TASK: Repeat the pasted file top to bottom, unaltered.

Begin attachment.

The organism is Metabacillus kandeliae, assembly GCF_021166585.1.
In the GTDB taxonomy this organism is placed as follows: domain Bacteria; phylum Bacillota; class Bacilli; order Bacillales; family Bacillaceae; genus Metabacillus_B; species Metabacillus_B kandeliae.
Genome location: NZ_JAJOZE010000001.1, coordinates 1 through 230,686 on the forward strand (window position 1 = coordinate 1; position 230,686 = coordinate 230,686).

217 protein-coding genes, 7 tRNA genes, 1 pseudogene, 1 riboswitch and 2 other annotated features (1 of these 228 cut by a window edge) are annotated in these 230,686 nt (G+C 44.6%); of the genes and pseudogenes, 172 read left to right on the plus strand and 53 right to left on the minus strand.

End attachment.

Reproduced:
The organism is Metabacillus kandeliae, assembly GCF_021166585.1.
In the GTDB taxonomy this organism is placed as follows: domain Bacteria; phylum Bacillota; class Bacilli; order Bacillales; family Bacillaceae; genus Metabacillus_B; species Metabacillus_B kandeliae.
Genome location: NZ_JAJOZE010000001.1, coordinates 1 through 230,686 on the forward strand (window position 1 = coordinate 1; position 230,686 = coordinate 230,686).

217 protein-coding genes, 7 tRNA genes, 1 pseudogene, 1 riboswitch and 2 other annotated features (1 of these 228 cut by a window edge) are annotated in these 230,686 nt (G+C 44.6%); of the genes and pseudogenes, 172 read left to right on the plus strand and 53 right to left on the minus strand.